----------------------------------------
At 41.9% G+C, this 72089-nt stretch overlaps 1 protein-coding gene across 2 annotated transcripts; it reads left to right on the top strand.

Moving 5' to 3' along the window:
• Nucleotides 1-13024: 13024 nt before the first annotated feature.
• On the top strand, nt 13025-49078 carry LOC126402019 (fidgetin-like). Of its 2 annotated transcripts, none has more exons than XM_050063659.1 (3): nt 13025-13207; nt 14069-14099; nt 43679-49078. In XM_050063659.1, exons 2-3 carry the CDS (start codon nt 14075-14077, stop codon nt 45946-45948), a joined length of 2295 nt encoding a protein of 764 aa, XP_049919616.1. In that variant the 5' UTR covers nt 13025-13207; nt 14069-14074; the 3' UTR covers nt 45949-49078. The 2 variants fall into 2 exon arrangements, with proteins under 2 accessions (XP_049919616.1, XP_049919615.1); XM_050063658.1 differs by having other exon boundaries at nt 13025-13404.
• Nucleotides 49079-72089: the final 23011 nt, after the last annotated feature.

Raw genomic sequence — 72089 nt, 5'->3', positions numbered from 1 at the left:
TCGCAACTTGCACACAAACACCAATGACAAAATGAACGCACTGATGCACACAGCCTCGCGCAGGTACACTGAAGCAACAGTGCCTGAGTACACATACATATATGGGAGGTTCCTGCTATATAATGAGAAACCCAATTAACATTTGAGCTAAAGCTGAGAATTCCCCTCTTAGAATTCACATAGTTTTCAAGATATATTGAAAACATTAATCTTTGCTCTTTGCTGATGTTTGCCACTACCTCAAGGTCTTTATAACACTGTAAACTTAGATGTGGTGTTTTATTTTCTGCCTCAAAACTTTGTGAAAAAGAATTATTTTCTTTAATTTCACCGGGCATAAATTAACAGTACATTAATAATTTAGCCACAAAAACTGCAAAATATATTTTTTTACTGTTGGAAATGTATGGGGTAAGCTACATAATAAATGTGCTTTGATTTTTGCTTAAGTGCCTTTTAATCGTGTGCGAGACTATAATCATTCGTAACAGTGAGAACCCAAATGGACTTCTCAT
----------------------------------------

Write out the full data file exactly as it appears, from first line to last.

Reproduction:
At 41.9% G+C, this 72089-nt stretch overlaps 1 protein-coding gene across 2 annotated transcripts; it reads left to right on the top strand.

Moving 5' to 3' along the window:
• Nucleotides 1-13024: 13024 nt before the first annotated feature.
• On the top strand, nt 13025-49078 carry LOC126402019 (fidgetin-like). Of its 2 annotated transcripts, none has more exons than XM_050063659.1 (3): nt 13025-13207; nt 14069-14099; nt 43679-49078. In XM_050063659.1, exons 2-3 carry the CDS (start codon nt 14075-14077, stop codon nt 45946-45948), a joined length of 2295 nt encoding a protein of 764 aa, XP_049919616.1. In that variant the 5' UTR covers nt 13025-13207; nt 14069-14074; the 3' UTR covers nt 45949-49078. The 2 variants fall into 2 exon arrangements, with proteins under 2 accessions (XP_049919616.1, XP_049919615.1); XM_050063658.1 differs by having other exon boundaries at nt 13025-13404.
• Nucleotides 49079-72089: the final 23011 nt, after the last annotated feature.

Raw genomic sequence — 72089 nt, 5'->3', positions numbered from 1 at the left:
TCGCAACTTGCACACAAACACCAATGACAAAATGAACGCACTGATGCACACAGCCTCGCGCAGGTACACTGAAGCAACAGTGCCTGAGTACACATACATATATGGGAGGTTCCTGCTATATAATGAGAAACCCAATTAACATTTGAGCTAAAGCTGAGAATTCCCCTCTTAGAATTCACATAGTTTTCAAGATATATTGAAAACATTAATCTTTGCTCTTTGCTGATGTTTGCCACTACCTCAAGGTCTTTATAACACTGTAAACTTAGATGTGGTGTTTTATTTTCTGCCTCAAAACTTTGTGAAAAAGAATTATTTTCTTTAATTTCACCGGGCATAAATTAACAGTACATTAATAATTTAGCCACAAAAACTGCAAAATATATTTTTTTACTGTTGGAAATGTATGGGGTAAGCTACATAATAAATGTGCTTTGATTTTTGCTTAAGTGCCTTTTAATCGTGTGCGAGACTATAATCATTCGTAACAGTGAGAACCCAAATGGACTTCTCAT